Why God Calls Us to Plan
Many aspects of an envisioned future can be influenced or changed by decisions and actions you make today. For the church, this is not simply projection-based planning but the realization that through prayer and obedience you can be a catalyst to help bring about a future that is in alignment with God’s will. Through prayer, the framework for plan is established. Implementing strategy requires continued daily prayer for direction accompanied by obedient action in response to what God reveals.
One of the questions many churches wrestle with is, “Should a church try to plan future direction?” James 4:14 (NASB) says, “Yet you do not know what your life will be like tomorrow. You are just a vapor that appears for a little while and then vanishes away.” So why plan? The next verse goes on to say, “Instead, you ought to say, ‘If the Lord wills, we will live and also do this or that.” The real issue is not whether we should plan; it is whether we will put God’s will first in our planning, always deferring to His wisdom and sovereignty.
Our attitude when we plan should result in this kind of prayer: “God, we want Your will above everything else. We’re not just asking You to bless whatever plan we devise—we want Your wisdom. We want to move by Your direction and in Your timing. Please guide our thoughts and keep our hearts tuned to Yours.”
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God designed us with the ability and need to plan. From the moment He placed Adam in the Garden “to work it and take care of it” (Genesis 2:15), planning became essential. If anything, it is even more important after the Fall:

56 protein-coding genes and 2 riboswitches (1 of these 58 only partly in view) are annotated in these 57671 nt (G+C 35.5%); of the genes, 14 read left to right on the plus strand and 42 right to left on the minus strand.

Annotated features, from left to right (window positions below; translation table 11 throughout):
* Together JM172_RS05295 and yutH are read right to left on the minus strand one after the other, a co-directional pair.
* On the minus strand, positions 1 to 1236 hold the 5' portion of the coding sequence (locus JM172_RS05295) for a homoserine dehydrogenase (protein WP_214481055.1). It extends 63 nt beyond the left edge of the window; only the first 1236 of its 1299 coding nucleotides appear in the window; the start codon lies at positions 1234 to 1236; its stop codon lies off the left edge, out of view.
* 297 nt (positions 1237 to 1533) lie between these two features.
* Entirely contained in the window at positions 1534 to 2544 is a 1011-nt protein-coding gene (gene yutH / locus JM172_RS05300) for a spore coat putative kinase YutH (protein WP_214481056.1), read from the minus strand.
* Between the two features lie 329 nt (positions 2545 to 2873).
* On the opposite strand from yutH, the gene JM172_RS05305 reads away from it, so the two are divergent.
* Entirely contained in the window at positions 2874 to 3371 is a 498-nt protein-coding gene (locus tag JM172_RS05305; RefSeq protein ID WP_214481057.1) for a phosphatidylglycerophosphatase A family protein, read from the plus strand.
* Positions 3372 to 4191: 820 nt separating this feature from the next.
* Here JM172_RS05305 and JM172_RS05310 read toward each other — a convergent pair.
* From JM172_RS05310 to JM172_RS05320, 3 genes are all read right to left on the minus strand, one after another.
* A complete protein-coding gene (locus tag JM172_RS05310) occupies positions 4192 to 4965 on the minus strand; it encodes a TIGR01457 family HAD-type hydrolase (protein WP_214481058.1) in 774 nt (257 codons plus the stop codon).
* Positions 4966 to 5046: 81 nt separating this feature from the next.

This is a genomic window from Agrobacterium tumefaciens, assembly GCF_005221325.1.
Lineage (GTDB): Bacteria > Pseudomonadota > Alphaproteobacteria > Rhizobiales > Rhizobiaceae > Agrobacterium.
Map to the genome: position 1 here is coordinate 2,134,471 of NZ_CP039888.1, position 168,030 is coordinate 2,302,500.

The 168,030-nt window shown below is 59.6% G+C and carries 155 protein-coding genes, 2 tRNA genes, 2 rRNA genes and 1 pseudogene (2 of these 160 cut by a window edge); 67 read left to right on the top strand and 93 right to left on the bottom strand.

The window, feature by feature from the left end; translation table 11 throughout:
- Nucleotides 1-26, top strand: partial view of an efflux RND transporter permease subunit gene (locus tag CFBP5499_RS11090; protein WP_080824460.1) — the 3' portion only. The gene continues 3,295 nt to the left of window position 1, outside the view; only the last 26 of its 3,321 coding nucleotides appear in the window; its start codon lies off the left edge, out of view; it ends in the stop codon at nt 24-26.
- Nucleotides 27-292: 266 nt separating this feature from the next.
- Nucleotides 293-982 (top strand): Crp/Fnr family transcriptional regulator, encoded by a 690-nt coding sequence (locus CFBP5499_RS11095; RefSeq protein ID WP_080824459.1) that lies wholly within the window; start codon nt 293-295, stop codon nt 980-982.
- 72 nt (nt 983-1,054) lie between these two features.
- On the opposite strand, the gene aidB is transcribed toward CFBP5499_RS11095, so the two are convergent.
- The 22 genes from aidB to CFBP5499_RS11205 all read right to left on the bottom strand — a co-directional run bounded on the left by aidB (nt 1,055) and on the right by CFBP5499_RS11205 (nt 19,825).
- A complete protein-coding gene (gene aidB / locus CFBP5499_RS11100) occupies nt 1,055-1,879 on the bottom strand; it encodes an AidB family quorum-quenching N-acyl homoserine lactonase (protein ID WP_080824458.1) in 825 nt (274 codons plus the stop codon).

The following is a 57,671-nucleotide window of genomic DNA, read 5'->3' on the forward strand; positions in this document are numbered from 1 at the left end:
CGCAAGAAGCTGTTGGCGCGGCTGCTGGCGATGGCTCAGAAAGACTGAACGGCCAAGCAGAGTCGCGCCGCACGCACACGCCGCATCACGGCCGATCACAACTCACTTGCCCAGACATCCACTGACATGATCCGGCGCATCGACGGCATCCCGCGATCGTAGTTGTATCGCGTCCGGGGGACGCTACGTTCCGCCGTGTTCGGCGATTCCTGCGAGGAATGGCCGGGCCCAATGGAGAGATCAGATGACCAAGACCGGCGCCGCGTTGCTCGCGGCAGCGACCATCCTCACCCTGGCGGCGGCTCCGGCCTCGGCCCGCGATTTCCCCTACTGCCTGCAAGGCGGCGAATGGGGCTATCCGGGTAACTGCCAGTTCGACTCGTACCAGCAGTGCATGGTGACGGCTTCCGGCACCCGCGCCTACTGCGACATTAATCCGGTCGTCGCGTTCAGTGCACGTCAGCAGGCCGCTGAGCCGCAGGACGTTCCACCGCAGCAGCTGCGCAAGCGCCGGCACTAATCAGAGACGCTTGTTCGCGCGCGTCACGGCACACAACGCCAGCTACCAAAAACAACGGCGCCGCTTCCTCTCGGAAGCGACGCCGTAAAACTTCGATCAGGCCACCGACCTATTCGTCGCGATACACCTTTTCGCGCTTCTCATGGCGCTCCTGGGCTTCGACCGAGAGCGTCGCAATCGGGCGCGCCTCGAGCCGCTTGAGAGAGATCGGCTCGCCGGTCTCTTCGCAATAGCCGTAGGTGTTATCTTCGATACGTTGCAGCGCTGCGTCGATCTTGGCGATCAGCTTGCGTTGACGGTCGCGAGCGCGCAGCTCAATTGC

“Be very careful, then, how you live— not as unwise but as wise, making the most of every opportunity, because the days are evil. Therefore do not be foolish, but understand what the Lord’s will is. Do not get drunk on wine, which leads to debauchery. Instead, be filled with the Spirit” (Ephesians 5:15–8).
These verses warn us not to be foolish, just doing what comes naturally with no organizational strategy. That results in weakness and missed opportunities to live for God in an evil environment. Planning is a necessity, helping us to be aware and make the most of the opportunities God provides. The key is to make plans by seeking God and asking for His discernment.
A Scriptural Basis for Planning
There are many reasons why it is scriptural to plan. Consider these reasons and supporting scriptures:
God’s Word Teaches That We Should Plan
“The plans of the diligent lead to profit” (Proverbs 21:5). “Commit to the Lord whatever you do, and your plans will succeed” (Proverbs 16:3).
Planning Helps To Enable God’s Best For Us
God wants only the best for his children. When we make Him the center of our planning, we free Him to give us His best. “May he give you the desire of your heart and make all your plans succeed” (Psalm 20:4).
Planning Means Anticipating Costs and Consequences